Got that? The mere act of having "sexual contact" with someone under that age is, in the government's definition, "sexual violence". No actual "violence", as most sane people would understand the term, need be employed.

Combine that with the fact that "sexual contact" can consist of just about anything: kissing, touching (even through clothes and even if what is being touched are not genitals) and the government can utterly destroy the lives and reputations of lots more men and, increasingly, women.

The States and the U.S. government, having thus committed their own violence upon the rights of their people - not to mention upon the English language - can easily deploy the term "Sexually Violent Predator" to put away decidedly non-violent offenders, effectively, for the rest of their lives!

So now, when the government wants to put someone away forever, and for what may have once been considered inappropriate behavior, they have just the weapon to do it.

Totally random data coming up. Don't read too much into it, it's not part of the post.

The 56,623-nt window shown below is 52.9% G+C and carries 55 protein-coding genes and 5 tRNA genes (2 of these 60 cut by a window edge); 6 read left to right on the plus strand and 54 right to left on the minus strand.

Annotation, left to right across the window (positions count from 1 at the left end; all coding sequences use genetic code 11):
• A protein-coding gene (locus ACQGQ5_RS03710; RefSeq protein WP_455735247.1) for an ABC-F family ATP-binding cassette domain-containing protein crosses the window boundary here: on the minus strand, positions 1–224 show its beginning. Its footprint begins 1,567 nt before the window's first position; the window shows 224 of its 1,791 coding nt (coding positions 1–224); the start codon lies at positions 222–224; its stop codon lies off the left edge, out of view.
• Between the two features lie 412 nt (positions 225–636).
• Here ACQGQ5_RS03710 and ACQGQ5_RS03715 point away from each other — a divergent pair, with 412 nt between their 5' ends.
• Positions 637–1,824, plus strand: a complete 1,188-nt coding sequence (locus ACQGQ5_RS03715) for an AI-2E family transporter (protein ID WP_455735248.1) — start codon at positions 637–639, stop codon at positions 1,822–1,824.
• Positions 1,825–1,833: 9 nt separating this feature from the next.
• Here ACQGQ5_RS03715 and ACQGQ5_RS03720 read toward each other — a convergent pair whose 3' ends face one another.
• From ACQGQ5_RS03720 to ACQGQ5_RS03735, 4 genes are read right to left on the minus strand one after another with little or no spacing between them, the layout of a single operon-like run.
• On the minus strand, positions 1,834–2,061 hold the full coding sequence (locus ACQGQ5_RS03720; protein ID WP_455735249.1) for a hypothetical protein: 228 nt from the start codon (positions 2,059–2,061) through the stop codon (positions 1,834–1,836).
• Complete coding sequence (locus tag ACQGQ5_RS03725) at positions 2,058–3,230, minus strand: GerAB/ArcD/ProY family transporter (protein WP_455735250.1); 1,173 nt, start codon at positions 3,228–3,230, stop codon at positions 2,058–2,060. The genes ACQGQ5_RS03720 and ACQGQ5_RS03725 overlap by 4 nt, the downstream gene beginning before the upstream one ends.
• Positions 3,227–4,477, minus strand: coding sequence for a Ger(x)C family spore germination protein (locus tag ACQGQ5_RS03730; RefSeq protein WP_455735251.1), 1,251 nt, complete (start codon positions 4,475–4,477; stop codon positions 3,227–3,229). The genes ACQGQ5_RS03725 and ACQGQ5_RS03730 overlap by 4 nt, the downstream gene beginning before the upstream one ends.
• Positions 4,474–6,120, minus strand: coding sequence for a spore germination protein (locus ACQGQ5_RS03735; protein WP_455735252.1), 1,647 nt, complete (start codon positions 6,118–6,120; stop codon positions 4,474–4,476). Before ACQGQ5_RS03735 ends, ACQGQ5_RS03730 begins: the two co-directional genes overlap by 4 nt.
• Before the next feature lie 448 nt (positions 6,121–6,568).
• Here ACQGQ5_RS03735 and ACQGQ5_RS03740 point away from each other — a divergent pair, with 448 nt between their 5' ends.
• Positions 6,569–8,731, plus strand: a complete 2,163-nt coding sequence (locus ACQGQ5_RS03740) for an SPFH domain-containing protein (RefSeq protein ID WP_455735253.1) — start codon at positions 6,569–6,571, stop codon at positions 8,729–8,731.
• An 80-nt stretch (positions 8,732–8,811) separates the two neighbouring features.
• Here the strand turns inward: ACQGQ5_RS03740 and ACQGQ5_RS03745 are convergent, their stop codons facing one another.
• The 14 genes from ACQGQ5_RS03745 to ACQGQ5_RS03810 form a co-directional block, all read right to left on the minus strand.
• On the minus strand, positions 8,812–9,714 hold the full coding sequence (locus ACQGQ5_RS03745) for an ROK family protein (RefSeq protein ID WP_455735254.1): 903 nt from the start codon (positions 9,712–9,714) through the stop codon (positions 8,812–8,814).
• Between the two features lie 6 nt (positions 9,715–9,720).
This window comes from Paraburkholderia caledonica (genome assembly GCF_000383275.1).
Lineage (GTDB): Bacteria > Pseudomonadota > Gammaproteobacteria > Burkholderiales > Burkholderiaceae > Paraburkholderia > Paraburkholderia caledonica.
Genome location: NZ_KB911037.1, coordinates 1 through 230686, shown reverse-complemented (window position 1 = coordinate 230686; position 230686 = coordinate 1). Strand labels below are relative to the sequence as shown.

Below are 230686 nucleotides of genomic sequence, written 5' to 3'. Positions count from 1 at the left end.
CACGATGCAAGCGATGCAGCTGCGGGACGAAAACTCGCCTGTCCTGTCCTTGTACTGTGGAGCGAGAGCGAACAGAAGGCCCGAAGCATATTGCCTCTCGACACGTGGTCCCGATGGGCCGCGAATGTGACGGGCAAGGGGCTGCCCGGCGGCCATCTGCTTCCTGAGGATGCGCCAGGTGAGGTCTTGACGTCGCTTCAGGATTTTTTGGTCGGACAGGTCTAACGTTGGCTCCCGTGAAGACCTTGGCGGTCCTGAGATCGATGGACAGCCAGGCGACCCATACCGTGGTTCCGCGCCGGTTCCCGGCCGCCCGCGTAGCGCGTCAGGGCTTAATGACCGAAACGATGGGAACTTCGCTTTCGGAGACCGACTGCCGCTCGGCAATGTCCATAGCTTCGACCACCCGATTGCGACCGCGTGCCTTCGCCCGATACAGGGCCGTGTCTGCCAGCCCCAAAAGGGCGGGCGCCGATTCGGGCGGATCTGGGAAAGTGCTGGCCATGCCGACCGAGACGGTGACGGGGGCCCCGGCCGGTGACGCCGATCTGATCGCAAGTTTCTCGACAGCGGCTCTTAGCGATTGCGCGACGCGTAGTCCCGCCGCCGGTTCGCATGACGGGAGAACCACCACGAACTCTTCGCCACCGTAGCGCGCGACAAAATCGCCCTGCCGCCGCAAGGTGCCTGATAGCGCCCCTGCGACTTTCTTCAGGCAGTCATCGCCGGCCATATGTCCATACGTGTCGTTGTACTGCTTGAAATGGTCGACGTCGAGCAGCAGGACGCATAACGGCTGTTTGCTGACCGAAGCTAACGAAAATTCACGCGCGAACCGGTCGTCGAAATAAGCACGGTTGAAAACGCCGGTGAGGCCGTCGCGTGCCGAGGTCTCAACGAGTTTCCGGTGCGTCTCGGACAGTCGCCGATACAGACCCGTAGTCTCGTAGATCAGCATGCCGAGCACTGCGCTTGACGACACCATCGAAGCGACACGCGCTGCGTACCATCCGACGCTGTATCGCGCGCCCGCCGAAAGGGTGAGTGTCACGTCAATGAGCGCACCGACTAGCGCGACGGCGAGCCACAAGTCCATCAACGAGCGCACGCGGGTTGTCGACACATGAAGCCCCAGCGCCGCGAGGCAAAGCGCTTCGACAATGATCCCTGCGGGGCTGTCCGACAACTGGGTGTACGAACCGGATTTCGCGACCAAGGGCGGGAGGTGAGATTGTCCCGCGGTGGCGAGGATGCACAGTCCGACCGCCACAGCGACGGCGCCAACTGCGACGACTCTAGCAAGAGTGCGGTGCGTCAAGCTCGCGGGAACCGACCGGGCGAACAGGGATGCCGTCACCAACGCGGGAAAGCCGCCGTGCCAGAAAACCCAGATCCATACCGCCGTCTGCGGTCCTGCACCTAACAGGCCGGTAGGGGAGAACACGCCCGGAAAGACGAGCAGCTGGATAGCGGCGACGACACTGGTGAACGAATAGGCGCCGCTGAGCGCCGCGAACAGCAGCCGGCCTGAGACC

Its a weapon that not only guarantees the permanent incapacitation of the offender, but also the overwhelming support from a pandering press and a paranoid public.

What a great weapon!

"When words lose their meaning, people lose their freedom". -Confucius

Good riddance to the society of suspects

Ed: Is it possible the Brits are regaining a bit of sanity? After several decades of a spirited competition with the U.S. to see who could achieve an Orwellian fantasy soonest, it appears that there is growing concern for the costs it has exacted upon society. It would seem that they are somewhat less prone to having their motives impugned by speaking up against the witch hunt than are those of us in the States, where to decry an emerging police state is still regarded with suspicion.

You don't build a Big Society on the back of mutinous, resentful volunteers, nor in a climate in which all are treated with suspicion

"All men are rapists" was the pernicious slogan of radical feminists in the 1970s. "All adults are paedophiles" has been the governing rule of authority in the past decade. The two assertions are as false as each other and just as damaging, for they fill people with anger, fear and corrosive suspicion.